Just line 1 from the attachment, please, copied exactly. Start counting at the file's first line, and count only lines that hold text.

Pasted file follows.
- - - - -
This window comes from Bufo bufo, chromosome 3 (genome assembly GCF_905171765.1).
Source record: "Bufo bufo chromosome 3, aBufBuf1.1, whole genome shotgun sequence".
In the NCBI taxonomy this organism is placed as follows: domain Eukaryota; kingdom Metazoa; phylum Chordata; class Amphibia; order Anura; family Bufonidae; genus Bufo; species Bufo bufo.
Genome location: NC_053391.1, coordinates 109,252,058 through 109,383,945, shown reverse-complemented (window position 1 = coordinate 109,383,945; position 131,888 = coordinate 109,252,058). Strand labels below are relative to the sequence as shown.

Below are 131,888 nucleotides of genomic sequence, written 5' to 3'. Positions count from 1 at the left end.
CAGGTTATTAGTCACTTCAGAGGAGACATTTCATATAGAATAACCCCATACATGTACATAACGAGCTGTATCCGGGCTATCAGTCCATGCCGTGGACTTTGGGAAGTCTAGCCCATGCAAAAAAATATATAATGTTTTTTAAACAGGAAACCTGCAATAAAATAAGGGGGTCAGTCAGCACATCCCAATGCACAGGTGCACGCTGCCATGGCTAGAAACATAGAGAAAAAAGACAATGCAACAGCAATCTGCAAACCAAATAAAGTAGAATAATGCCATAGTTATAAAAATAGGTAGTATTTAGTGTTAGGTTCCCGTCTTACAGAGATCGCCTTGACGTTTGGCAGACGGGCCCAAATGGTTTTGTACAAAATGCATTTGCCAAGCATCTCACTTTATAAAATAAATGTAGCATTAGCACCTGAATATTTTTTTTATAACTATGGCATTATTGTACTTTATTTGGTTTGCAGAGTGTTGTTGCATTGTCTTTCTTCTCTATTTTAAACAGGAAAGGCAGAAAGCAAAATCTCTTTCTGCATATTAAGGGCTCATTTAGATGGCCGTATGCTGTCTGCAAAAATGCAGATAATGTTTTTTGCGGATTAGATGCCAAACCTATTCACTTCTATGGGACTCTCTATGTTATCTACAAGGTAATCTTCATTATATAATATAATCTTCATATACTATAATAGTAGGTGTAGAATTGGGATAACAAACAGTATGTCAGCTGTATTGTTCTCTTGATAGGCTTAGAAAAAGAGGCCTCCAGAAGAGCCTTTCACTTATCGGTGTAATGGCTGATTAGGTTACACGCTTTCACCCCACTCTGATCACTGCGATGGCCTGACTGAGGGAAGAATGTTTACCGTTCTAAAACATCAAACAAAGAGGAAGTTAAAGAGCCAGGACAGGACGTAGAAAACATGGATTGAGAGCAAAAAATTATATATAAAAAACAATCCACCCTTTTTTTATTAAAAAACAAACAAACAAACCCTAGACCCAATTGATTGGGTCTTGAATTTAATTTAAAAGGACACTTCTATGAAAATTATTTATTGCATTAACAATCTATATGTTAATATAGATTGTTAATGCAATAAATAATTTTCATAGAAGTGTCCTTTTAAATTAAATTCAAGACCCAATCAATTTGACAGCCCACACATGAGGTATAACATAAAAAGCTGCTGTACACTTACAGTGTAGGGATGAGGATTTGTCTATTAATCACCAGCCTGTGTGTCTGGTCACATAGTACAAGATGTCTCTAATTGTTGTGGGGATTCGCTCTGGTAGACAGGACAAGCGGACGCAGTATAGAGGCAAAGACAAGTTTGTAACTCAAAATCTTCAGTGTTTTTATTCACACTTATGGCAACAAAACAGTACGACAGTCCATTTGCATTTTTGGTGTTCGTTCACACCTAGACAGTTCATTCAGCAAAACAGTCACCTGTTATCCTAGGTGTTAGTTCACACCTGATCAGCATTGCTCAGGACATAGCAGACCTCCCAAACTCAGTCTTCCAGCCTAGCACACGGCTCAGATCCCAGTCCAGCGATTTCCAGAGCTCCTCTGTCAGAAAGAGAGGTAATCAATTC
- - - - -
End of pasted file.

This window comes from Bufo bufo, chromosome 3 (genome assembly GCF_905171765.1).